A CU Angle To Every Story, A Story Behind Every CU

Media coverage of the tragic plane crash that took the life of former Alaska Sen. Ted Stevens focused on his long career in the U.S. Senate, the circumstances surrounding his departure, and on the recovery efforts to reach survivors who spent the night in a remote, rugged area of the Last Frontier.

Not getting much coverage, not surprisingly, was Stevens' interactions with credit unions during his long career in Washington. How long? He worked in the Eisenhower administration before serving in Congress from 1968 to 2009. Dave Chatfield, the current acting CEO of the California/Nevada CU Leagues, and who in his long and storied career in CUs did a stint at Alaska USA FCU in Anchorage, noted that Stevens was known as a "good friend" to credit unions who remained a "staunch supporter."

In an e-mail, Chatfied noted Stevens was "feisty and took good care of Alaska, and that included the organizations that serve the consumer financial needs of Alaskans: its CUs. He expected a lot from us and he gave us his support in return," including sponsoring Chatfield for a position on the NCUA board.

Certain fields of membership have a cool factor, and few do a better job of leveraging it than Hollywood, Calif.-based First Entertainment CU. How cool? First Entertainment is using the person behind the voice of Bart Simpson-Nancy Cartwright-as one of the judges of a story-writing contest it has launched that challenges members to "write a killer story of up to 2,500 words" that "somehow involves or includes" the credit union. The 60,000-member First Entertainment primarily serves many of the behind-the-scenes workers in the entertainment industry, but it has also been working to capture more of the writers (i.e., just about everyone with a pencil, crayon or word processor in LA) in its FOM.

Smartly, it's requiring prospective members and members to come into the branch (where they must then meet with a CU rep) with a hard copy of the story. The rep gives the author/new member a code that in turn allows them to upload the story at a microsite.

In addition to Cartwright, the other two judges include John Reed, a novelist, frequent magazine contributor, and member of the board of the National Book Critics Circle, and Kirk Ward, a writer, actor and director whose credits include a one-man show that was part of HBO's Aspen Comedy Festival, and roles in movies such as Forrest Gump and The Island.

Entrants will achieve more than just fame-they can win $2,500 or one of three iPads. On the microsite at www.firstentertainmentwriteoff.com, promotional text notes, "While you're here, check out your competition, read up on our judges, drool over the prizes, collaborate with the other aspiring writers and more-it's a full blown social network set up just for this contest. Learn more about the industry's leading financial institution at http://www.firstent.orgwww.firstent.org."

I'm not eligible, so I'm going to give away-free!-the following riveting opening lines to get aspiring CU storytellers a jump on the genre: "It was a dark and stormy nightly back-up." Or, "Call me Ishmael. Or Mike. Or Susan. Or Jose. I'm an identity thief." Or, "Many years later, as he faced the firing squad, the member realized he should have read more carefully that fine print about the penalty for early withdrawals."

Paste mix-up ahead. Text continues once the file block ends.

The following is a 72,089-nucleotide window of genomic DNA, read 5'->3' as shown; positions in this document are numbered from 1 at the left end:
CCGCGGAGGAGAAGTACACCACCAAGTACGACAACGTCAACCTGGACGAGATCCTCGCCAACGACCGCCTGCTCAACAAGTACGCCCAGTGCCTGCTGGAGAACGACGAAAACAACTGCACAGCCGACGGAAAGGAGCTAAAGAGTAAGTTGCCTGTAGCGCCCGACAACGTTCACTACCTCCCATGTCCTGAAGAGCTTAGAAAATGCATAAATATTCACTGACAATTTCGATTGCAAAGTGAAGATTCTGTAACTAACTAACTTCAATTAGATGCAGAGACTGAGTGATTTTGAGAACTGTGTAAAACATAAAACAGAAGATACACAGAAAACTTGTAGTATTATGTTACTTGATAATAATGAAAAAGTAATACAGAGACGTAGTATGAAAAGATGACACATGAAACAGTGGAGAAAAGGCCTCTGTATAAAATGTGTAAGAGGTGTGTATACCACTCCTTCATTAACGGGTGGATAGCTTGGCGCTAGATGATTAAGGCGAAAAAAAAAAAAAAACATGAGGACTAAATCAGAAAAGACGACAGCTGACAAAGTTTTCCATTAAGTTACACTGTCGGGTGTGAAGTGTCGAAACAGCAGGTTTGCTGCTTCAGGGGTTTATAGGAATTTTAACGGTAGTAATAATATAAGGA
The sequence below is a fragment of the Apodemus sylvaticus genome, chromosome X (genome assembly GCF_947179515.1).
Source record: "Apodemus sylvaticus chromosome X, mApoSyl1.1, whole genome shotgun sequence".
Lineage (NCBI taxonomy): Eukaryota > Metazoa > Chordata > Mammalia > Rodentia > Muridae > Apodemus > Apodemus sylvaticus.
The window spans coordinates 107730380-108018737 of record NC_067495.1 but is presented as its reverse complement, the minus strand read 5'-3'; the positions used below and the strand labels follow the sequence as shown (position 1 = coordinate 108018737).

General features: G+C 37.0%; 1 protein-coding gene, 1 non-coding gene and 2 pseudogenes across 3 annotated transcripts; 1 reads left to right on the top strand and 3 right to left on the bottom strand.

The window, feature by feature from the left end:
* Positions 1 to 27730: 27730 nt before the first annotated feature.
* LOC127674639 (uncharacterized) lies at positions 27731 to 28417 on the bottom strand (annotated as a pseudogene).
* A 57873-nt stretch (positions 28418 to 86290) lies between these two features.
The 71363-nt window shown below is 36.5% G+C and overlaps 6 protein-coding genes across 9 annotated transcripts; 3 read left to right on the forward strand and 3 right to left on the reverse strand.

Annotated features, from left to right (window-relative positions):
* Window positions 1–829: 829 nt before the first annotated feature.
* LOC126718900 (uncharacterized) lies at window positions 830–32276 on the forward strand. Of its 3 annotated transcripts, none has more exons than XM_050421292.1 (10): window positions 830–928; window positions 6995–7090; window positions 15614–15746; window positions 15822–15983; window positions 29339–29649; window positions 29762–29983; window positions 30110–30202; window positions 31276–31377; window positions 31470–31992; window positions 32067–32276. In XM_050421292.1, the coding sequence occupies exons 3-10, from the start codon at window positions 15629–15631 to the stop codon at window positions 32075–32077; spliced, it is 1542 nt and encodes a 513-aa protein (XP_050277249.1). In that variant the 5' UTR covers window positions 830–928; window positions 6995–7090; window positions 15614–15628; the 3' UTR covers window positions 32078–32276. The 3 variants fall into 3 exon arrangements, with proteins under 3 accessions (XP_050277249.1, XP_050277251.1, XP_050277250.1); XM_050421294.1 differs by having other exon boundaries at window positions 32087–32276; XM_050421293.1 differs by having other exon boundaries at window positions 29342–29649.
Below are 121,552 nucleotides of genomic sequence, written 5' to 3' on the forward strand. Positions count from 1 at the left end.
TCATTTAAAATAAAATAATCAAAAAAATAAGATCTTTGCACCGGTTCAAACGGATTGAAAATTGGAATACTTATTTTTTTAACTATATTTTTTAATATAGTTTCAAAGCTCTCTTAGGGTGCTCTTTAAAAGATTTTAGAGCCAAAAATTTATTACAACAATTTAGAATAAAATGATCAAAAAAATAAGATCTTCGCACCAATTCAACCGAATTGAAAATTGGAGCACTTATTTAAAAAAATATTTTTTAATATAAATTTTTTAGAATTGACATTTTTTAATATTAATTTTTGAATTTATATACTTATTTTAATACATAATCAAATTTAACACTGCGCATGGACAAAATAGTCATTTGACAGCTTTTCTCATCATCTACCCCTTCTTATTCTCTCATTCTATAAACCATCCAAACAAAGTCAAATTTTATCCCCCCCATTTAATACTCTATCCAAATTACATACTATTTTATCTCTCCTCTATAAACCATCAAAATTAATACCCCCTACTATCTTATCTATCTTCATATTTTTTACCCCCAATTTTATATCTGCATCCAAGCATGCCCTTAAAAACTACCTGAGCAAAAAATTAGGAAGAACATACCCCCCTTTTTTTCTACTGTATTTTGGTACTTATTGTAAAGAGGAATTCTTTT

The invention of the blog has brought to the surface any number of consumer opinions and viewpoints. Not all of them are comfortable to read for credit unions, but they can be interesting in an outsider-looking-in sort or way.

Recently, on DepositAccounts.com, there was discussion of this CU oddity known as "field of membership" and of James Bond's distant cousin, Common. Some back-door ways of joining certain CUs-such as joining certain associations-was discussed, as were what the author considered "strange eligibility requirements" for certain CUs that pay above-market deposit rates.

Among those cited were Progressive CU (where you must be recommended by another member), Self-Reliance Ukrainian American FCU (where, well, you should be able to figure that one out), several credit unions with statewide charters (which seemed to confuse the author), and South Division CU, where membership is limited to "any U.S. neighborhood of family and friends with a household USPS Zip Code ranging between 01000-99999."

Coastal FCU deserves a lot more than a penny for its thoughts. The CU's move to charge a one-cent overdraft fee provided the member takes certain steps (see related story) is brilliant. Charging a penny is a far more effective PR move than making waiving the fee altogether, as the significant media coverage of decision has proven. "Free" is a commodity; consumers have come to expect it-and distrust it. Most interesting is that the penny investment may pay off in more ROI than any other pricing decision the CU makes.

Frank J. Diekmann is publisher of Credit Union Journal and can be reached at fdiekmann@cujournal.com.